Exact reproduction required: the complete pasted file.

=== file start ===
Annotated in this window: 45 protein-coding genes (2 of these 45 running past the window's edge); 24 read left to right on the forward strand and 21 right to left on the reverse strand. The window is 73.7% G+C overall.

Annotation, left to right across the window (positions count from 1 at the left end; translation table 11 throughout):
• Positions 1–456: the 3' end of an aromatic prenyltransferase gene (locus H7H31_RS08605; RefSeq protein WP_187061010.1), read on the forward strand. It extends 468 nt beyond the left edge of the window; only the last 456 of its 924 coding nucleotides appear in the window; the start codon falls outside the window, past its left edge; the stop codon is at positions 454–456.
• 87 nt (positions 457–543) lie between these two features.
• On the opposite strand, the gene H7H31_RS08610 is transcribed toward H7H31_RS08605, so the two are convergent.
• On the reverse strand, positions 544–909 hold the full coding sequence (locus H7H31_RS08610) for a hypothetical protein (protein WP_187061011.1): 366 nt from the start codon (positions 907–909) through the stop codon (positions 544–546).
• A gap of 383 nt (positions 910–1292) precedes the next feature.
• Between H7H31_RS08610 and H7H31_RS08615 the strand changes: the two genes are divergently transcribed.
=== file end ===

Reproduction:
Annotated in this window: 45 protein-coding genes (2 of these 45 running past the window's edge); 24 read left to right on the forward strand and 21 right to left on the reverse strand. The window is 73.7% G+C overall.

Annotation, left to right across the window (positions count from 1 at the left end; translation table 11 throughout):
• Positions 1–456: the 3' end of an aromatic prenyltransferase gene (locus H7H31_RS08605; RefSeq protein WP_187061010.1), read on the forward strand. It extends 468 nt beyond the left edge of the window; only the last 456 of its 924 coding nucleotides appear in the window; the start codon falls outside the window, past its left edge; the stop codon is at positions 454–456.
• 87 nt (positions 457–543) lie between these two features.
• On the opposite strand, the gene H7H31_RS08610 is transcribed toward H7H31_RS08605, so the two are convergent.
• On the reverse strand, positions 544–909 hold the full coding sequence (locus H7H31_RS08610) for a hypothetical protein (protein WP_187061011.1): 366 nt from the start codon (positions 907–909) through the stop codon (positions 544–546).
• A gap of 383 nt (positions 910–1292) precedes the next feature.
• Between H7H31_RS08610 and H7H31_RS08615 the strand changes: the two genes are divergently transcribed.